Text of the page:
BlueScope and BHP are increasingly using foreign-crewed ships under temporary licences to deliver cargo to the Port Kembla steelworks, in what has been dubbed “a national disgrace” by maritime unions.
The apparent preference for international crews over Australian seafarers comes after BHP revealed earlier this month it was terminating the contracts of the last two Australian-crewed ships – the Mariloula and Lowlands Brilliance – which carry iron ore to the steelworks.
Maritime unions say at least 70 seafarers will lose their jobs; replaced by overseas crews on foreign ships.
On Friday, the ‘Heroic’ – a Greek-registered and foreign-crewed vessel – berthed at BlueScope’s discharge wharf in Port Kembla, with a load of 140,000 tonnes of iron ore from Port Hedland.
Martin Byrne, the federal secretary of the Australian Institute of Marine and Power Engineers (AIMPE) said the ship’s cargo could have been carried by the Mariloula or Lowlands Brilliance.
Data obtained by the Mercury showed that over the past six years, BHP has used a large number of foreign ships under temporary licences, with overseas crews carrying iron ore to supplement that being delivered by the two abandoned Australian-crewed ships.
The figures, provided by the AIMPE, revealed there were 13 temporary-licence voyages between Port Hedland and Port Kembla in 2013, 10 trips in 2014, 16 during 2015, 17 in 2016, and 15 in both 2017 and 2018.
Mr Byrne said BHP’s use of ships under temporary licence was tipped to increase to 24 voyages in 2019, based on the number of applications already lodged for the first quarter of this year.
“We’ve already seen applications for six loads of iron ore from Port Hedland,” he said.
“The applications were placed in December, before Christmas, so that’s when BHP knew that it was implementing this change.”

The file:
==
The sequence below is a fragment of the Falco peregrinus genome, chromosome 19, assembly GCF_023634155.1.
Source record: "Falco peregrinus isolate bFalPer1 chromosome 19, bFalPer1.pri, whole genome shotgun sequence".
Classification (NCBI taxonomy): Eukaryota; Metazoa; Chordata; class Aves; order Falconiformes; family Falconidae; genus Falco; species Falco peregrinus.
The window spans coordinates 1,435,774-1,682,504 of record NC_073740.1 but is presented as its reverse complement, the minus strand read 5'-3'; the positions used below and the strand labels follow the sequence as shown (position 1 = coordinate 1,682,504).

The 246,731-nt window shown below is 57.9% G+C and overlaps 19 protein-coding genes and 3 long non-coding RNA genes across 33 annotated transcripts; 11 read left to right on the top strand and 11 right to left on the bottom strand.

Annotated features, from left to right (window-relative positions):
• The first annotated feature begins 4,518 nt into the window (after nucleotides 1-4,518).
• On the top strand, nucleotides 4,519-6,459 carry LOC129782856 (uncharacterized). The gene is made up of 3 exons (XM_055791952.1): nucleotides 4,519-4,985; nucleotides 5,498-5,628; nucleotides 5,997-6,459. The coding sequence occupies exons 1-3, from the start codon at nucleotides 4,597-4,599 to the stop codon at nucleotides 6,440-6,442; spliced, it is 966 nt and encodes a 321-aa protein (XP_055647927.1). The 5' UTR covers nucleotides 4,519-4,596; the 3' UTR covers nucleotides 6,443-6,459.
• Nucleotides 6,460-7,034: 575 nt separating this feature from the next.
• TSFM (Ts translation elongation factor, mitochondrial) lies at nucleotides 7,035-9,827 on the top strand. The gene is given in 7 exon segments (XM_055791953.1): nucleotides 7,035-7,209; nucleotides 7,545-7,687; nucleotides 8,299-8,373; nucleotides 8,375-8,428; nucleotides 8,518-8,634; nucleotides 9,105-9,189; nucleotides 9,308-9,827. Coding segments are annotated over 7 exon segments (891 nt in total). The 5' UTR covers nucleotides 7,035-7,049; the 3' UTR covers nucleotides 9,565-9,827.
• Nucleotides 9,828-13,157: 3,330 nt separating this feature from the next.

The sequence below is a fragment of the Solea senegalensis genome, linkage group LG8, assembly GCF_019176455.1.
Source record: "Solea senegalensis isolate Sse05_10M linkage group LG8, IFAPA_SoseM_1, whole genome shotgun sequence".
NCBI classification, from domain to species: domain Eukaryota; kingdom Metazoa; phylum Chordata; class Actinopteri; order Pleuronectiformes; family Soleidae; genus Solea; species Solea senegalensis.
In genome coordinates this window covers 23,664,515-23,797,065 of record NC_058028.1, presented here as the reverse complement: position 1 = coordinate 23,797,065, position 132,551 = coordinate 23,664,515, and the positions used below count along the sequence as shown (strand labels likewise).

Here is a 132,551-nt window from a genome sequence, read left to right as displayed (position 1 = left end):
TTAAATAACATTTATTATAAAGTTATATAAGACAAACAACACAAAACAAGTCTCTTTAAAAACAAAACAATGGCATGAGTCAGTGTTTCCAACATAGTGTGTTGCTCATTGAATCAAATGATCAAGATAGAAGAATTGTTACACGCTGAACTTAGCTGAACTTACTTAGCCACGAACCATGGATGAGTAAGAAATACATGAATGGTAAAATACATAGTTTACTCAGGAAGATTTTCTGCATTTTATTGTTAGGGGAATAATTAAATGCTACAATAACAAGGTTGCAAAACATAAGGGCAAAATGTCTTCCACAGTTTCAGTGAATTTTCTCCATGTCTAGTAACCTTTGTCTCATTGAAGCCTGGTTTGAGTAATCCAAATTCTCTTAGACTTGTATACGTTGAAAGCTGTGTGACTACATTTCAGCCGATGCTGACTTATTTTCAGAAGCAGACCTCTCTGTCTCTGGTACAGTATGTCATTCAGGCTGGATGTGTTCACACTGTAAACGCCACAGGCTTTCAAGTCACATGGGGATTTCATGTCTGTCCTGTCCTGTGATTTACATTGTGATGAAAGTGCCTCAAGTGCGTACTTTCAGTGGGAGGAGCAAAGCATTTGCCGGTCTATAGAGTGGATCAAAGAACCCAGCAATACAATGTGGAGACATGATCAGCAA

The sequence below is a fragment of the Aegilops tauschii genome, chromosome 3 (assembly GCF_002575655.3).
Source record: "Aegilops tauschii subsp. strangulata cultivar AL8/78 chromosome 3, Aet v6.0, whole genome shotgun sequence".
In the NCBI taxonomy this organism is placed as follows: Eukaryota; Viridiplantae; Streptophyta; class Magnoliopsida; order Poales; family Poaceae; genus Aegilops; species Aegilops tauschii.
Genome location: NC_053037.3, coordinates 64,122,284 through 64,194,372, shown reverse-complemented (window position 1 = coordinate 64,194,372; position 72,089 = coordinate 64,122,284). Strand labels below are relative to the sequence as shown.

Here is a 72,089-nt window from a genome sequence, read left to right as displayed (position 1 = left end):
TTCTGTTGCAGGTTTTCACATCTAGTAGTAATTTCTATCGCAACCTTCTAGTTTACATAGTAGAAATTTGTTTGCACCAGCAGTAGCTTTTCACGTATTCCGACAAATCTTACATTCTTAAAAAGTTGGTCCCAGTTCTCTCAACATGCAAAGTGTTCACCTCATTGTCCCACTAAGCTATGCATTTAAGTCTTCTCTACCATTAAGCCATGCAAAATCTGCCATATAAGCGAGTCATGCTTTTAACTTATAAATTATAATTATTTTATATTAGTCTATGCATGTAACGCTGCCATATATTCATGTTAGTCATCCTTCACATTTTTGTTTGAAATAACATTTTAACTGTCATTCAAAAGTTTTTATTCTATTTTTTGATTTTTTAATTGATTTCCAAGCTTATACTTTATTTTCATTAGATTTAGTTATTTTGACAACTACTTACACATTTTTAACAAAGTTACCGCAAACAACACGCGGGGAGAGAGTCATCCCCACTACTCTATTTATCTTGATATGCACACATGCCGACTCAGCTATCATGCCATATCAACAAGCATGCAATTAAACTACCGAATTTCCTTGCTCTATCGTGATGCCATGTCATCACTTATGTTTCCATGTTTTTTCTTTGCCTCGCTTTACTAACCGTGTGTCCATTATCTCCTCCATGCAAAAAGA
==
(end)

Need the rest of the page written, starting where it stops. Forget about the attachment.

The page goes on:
Mr Byrne said the loss of the two Australian-manned ships meant it appeared all of the iron ore would now arrive at the steelworks on foreign-crewed vessels using federal government-issued temporary licences.
“This is a national disgrace,” he said.
BlueScope’s Port Kembla steelworks has had iron ore freight contracts with BHP since it was publicly listed (as BHP Steel) in 2002. The current contract expires in June.
A BlueScope spokesman said it operated in a “highly competitive, trade-exposed, global steel industry”.
“We must ensure that we have internationally competitive raw material supply arrangements, so our local manufacturing operations, which employ 6,500 Australians, remain viable,” he said.
“BlueScope is currently exploring options for future iron ore supply, and we expect a greater diversity of suppliers will be engaged in future, necessitating a more diverse mix of shipping.
“These arrangements will be through commercial negotiations with the various iron ore suppliers.”
BHP rubbished the claim it would use 24 ships under temporary licences in 2019.
The data showed BlueScope has also used a large number of ships under temporary licences to transport coal, iron ore, manganese and steel products to and from the steelworks.